The powerful Rheinmetall L-44 120mm gun in action during an exercise

This is the inside of the turret of a Leopard 2A4 tank during a shooting session

The German Leopard 2, with its different variants, is by far the most widespread model of tank among NATO member countries.

The amazing recovery of 20 Spanish Leopard 2A4 that are stored in Zaragoza
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Among the member countries of the Atlantic Alliance, Germany, Canada, the Czech Republic, Denmark, Slovakia, Spain, Greece, Hungary, Norway, the Netherlands, Poland, Portugal and Turkey use this type of tank. Bulgaria , Croatia and Romania also plan to acquire it. Two NATO aspiring countries, Finland and Sweden, also use it, as well as neutral countries such as Austria and Switzerland. The oldest working model of the Leopard 2 is the Leopard 2A4, introduced in 1985 and is operated by Austria, Canada, the Czech Republic, Chile, Slovakia, Spain, Finland, Greece, Hungary, Indonesia, Norway, Poland, Singapore, Switzerland and Turkey. Several countries, including Spain, have announced their intention to deliver some of their Leopard 2A4s to Ukraine.

A Leopard 2A4 of the Cavalry Regiment "Montesa" No.3 of the Spanish Army, based in Ceuta (Photo: Ejército de Tierra).

One of the first to send this tank model to Ukraine has been Canada, which announced yesterday the shipment of the first of these tanks to help the Ukrainian Army defend itself against the Russian invaders. We can see here a video from Military Archive showing the inside of the Turret of a Canadian Army Leopard 2A4 during a firing session with its Rheinmetall L-44 120mm main gun during an exercise:

In the video we see the loader on the left and the gunner on the right. Also, behind the gunner sits the tank commander, which greatly reduces the space available. Above the commander's and loader's seats are two hatches. Next to the loader's hatch is a 7.62mm MG-3 machine gun. The driver is the only crew member who sits on the tank's chassis, specifically on its right front. As you can see, the loader is the one with the most space, since it is also the one that moves the most, having to take the ammunition from its two tanks and load it into the cannon.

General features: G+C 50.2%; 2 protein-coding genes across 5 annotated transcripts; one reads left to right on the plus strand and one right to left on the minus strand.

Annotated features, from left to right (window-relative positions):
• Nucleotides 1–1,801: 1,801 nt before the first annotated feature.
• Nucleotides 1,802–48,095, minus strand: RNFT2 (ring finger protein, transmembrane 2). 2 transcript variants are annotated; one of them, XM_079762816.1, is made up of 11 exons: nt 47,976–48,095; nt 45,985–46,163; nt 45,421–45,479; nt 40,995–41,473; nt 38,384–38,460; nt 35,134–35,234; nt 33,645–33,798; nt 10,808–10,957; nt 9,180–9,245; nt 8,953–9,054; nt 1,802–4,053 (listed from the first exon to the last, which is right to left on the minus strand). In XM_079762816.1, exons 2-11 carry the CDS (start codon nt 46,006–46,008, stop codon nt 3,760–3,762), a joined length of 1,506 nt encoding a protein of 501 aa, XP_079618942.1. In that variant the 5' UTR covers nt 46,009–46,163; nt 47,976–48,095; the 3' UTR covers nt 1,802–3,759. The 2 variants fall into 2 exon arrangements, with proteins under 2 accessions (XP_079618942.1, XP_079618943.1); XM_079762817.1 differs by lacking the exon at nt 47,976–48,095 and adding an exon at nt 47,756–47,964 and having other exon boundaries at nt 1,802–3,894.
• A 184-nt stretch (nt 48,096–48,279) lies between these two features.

On the left front of the chassis there is a 120mm ammunition store, with a capacity of 27 rounds. They are housed to the left of the driver's seat. There is another magazine to the left rear of the turret, with a capacity of 15 rounds. The latter is closed with an armored hatch to protect the crew in case that ammunition magazine receives a hit enemy.

Here you can see the turret ammunition store, in this case from a Spanish Leopard 2E (equivalent to a Leopard 2A6) that I was able to photograph in 2014 from the inside. The ammunition is housed on the left side of the tank because that is where they are accessible to the loader, since the loader's position and the side occupied by the gunner and the commander are separated by a partition, as you can see in the video.

In addition to the main gun and the machine gun located above the magazine hatch, the Leopard 2 has a coaxial 7.62mm MG-3 machine gun located next to the 120mm gun. Like the main gun, the coaxial machine gun is operated by the gunner. To aim the weapons, the tank has an EMES 15 fire control system, with a main sight equipped with a laser rangefinder to measure distances (with a range of up to 10 km) and a thermal imaging camera so you can track targets in low-light conditions. Both are connected to the fire control computer.

The EMES 15 scope of a Leopard 2A5. It is located on the right side of the turret (Photo: Sonaz).

Like the American M1 Abrams, the Leopard 2 can fire on the move, as its barrel and aiming systems have stabilizers, in order to always point in the same direction whatever the terrain features , being able to destroy enemies at a distance of up to 5 km. Likewise, the commander has a periscope equipped with a thermal visor that provides him with a 360º vision. This system allows the commander to search for new targets while the gunner aims and fires at an enemy.


Main photo: Bundeswehr.

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